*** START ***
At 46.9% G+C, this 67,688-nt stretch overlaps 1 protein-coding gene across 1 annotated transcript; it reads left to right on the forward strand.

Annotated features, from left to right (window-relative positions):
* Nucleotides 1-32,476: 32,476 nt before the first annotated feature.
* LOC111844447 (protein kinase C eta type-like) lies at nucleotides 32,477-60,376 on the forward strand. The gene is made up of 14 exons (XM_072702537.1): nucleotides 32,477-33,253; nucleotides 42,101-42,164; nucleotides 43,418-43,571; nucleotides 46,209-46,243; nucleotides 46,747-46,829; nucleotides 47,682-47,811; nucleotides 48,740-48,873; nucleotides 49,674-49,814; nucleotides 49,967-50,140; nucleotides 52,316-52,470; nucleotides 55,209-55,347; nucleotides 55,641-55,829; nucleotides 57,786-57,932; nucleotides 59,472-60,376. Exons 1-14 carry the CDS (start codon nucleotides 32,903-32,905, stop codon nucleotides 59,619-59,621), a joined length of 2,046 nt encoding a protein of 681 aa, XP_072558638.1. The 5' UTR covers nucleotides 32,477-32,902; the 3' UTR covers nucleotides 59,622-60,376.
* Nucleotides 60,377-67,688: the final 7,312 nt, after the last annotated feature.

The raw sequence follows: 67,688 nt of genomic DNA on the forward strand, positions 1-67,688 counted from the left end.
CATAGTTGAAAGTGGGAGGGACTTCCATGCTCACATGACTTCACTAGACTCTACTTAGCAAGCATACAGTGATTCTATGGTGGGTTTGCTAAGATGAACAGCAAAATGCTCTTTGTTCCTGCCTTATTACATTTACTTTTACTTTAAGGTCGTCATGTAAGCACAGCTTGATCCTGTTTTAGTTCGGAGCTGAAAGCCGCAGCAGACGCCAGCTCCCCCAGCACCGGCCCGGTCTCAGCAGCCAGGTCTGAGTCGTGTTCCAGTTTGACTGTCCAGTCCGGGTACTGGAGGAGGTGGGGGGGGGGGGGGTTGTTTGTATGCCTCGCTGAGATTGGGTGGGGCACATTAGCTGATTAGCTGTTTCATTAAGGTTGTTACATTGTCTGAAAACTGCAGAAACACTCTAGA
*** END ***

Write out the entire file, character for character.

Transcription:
At 46.9% G+C, this 67,688-nt stretch overlaps 1 protein-coding gene across 1 annotated transcript; it reads left to right on the forward strand.

Annotated features, from left to right (window-relative positions):
* Nucleotides 1-32,476: 32,476 nt before the first annotated feature.
* LOC111844447 (protein kinase C eta type-like) lies at nucleotides 32,477-60,376 on the forward strand. The gene is made up of 14 exons (XM_072702537.1): nucleotides 32,477-33,253; nucleotides 42,101-42,164; nucleotides 43,418-43,571; nucleotides 46,209-46,243; nucleotides 46,747-46,829; nucleotides 47,682-47,811; nucleotides 48,740-48,873; nucleotides 49,674-49,814; nucleotides 49,967-50,140; nucleotides 52,316-52,470; nucleotides 55,209-55,347; nucleotides 55,641-55,829; nucleotides 57,786-57,932; nucleotides 59,472-60,376. Exons 1-14 carry the CDS (start codon nucleotides 32,903-32,905, stop codon nucleotides 59,619-59,621), a joined length of 2,046 nt encoding a protein of 681 aa, XP_072558638.1. The 5' UTR covers nucleotides 32,477-32,902; the 3' UTR covers nucleotides 59,622-60,376.
* Nucleotides 60,377-67,688: the final 7,312 nt, after the last annotated feature.

The raw sequence follows: 67,688 nt of genomic DNA on the forward strand, positions 1-67,688 counted from the left end.
CATAGTTGAAAGTGGGAGGGACTTCCATGCTCACATGACTTCACTAGACTCTACTTAGCAAGCATACAGTGATTCTATGGTGGGTTTGCTAAGATGAACAGCAAAATGCTCTTTGTTCCTGCCTTATTACATTTACTTTTACTTTAAGGTCGTCATGTAAGCACAGCTTGATCCTGTTTTAGTTCGGAGCTGAAAGCCGCAGCAGACGCCAGCTCCCCCAGCACCGGCCCGGTCTCAGCAGCCAGGTCTGAGTCGTGTTCCAGTTTGACTGTCCAGTCCGGGTACTGGAGGAGGTGGGGGGGGGGGGGGTTGTTTGTATGCCTCGCTGAGATTGGGTGGGGCACATTAGCTGATTAGCTGTTTCATTAAGGTTGTTACATTGTCTGAAAACTGCAGAAACACTCTAGA